Some are seasoned pros, some are young pretenders, others show as much poise and grace with their delivery as a pissed-up uncle at a wedding.
Still, every manager cannot go through their career with out coming across mind games in some form, even if it isn’t natural behaviour to the man in question.
Although present through every league in the world, mind games are particularly prevalent at the top level, most recently displayed among Real Madrid’s Jose Mourinho and Barcelona’s Pep Guardiola ahead of their Champions League semi-final encounter.
With Mourinho holding the upper hand, with a Copa Del Rey success over the Catalans to point to, and his team now being considered favorites for the European Cup, Guardiola stands as a prime target for his expert mind games.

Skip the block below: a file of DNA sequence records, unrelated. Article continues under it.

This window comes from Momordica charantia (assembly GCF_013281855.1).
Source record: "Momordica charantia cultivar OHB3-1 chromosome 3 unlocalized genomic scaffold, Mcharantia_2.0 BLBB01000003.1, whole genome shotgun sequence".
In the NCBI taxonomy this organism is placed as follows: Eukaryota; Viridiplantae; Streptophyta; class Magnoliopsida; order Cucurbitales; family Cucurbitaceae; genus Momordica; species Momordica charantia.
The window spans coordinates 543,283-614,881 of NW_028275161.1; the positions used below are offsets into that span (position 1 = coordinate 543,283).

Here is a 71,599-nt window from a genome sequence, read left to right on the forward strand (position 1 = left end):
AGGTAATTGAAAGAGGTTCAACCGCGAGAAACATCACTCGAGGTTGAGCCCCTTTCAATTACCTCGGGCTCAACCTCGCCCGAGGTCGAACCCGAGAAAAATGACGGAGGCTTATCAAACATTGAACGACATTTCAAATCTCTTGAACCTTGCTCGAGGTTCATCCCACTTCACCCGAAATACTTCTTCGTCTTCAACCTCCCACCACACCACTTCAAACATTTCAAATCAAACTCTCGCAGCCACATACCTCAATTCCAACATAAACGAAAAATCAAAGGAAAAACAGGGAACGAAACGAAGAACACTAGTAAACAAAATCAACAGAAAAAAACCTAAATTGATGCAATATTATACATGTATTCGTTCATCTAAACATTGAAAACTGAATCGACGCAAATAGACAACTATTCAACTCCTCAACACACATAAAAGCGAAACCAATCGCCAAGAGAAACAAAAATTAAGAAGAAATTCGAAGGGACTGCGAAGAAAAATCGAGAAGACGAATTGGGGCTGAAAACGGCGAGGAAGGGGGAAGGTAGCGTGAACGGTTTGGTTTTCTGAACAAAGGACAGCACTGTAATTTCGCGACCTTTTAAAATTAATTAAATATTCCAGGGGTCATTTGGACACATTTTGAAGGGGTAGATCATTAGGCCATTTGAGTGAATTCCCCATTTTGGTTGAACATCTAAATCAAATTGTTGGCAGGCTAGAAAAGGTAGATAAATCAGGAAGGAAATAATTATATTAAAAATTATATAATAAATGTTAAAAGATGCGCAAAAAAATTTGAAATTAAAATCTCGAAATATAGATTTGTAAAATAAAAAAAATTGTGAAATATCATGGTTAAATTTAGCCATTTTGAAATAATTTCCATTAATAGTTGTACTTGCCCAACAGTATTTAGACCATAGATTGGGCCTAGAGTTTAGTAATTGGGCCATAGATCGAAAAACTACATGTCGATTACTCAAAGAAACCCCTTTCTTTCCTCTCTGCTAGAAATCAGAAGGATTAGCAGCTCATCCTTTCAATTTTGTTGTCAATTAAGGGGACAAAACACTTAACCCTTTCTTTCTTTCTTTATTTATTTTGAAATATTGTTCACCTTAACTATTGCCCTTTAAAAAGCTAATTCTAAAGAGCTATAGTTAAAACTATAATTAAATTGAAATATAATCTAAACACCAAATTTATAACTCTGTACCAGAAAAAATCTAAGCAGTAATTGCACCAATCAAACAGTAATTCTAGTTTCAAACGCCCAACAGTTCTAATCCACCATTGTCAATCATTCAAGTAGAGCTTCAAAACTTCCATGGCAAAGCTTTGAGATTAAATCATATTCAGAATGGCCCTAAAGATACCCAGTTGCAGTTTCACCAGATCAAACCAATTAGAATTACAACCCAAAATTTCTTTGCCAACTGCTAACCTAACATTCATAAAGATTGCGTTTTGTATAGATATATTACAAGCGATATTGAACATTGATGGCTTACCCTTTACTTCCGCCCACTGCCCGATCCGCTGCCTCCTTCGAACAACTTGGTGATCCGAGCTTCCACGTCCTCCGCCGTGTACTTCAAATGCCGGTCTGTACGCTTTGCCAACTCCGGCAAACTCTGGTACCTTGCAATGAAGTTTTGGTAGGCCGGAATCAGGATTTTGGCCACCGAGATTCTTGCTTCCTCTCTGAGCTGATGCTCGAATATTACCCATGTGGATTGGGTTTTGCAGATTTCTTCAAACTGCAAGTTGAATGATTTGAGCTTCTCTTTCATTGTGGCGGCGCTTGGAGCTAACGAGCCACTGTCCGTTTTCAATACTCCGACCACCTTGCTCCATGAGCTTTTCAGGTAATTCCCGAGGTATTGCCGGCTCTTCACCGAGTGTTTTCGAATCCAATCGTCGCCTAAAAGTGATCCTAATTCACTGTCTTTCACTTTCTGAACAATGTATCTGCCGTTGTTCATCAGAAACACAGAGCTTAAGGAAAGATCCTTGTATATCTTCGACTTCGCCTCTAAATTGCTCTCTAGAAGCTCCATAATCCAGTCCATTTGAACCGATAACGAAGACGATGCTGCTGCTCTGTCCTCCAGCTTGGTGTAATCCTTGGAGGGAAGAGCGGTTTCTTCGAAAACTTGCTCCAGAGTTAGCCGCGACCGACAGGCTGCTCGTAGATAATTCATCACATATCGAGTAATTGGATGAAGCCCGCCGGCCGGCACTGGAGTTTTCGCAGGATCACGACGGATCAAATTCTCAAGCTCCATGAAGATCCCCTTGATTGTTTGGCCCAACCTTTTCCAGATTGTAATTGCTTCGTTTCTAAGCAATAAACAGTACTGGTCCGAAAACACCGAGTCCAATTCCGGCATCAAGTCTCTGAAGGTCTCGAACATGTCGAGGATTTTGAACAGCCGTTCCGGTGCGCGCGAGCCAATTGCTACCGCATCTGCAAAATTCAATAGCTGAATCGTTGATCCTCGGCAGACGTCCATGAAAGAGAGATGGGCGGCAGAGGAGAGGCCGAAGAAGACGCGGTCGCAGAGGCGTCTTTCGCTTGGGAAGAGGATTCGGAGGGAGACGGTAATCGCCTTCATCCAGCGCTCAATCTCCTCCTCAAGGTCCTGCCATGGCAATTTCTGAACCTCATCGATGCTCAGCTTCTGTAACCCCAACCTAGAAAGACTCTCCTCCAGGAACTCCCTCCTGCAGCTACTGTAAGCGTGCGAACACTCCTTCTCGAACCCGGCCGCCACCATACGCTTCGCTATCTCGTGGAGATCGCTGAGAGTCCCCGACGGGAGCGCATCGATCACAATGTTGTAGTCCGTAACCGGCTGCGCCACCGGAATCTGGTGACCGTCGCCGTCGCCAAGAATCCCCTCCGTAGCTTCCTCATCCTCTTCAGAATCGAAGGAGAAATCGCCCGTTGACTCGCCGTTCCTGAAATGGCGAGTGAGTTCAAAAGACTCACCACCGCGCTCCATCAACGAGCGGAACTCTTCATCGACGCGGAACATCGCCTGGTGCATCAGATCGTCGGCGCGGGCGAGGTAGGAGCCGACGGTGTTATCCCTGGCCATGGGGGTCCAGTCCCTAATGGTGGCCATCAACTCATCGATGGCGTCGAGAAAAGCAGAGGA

So far during Guardiola’s management of Barcelona, he has come across little he was unable to overcome easily in terms of mind games by letting his team do the talking on the pitch.
The Real Madrid team Mourinho has moulded now pose a threat to that, a team that can disrupt Barcelona’s attacking fluidity, stifling their creativity and in turn frustrating the players.
Real Madrid of course aren’t short on uber-talented players themselves, but crucially, are more capable of playing a stop-start game than Barcelona.
This style was perfectly displayed not only by a battling victory at the Mestalla in the Copa Del Rey final but also in Inter Milan’s Champions League semi-final win over Barcelona last season when Mourinho was also manager.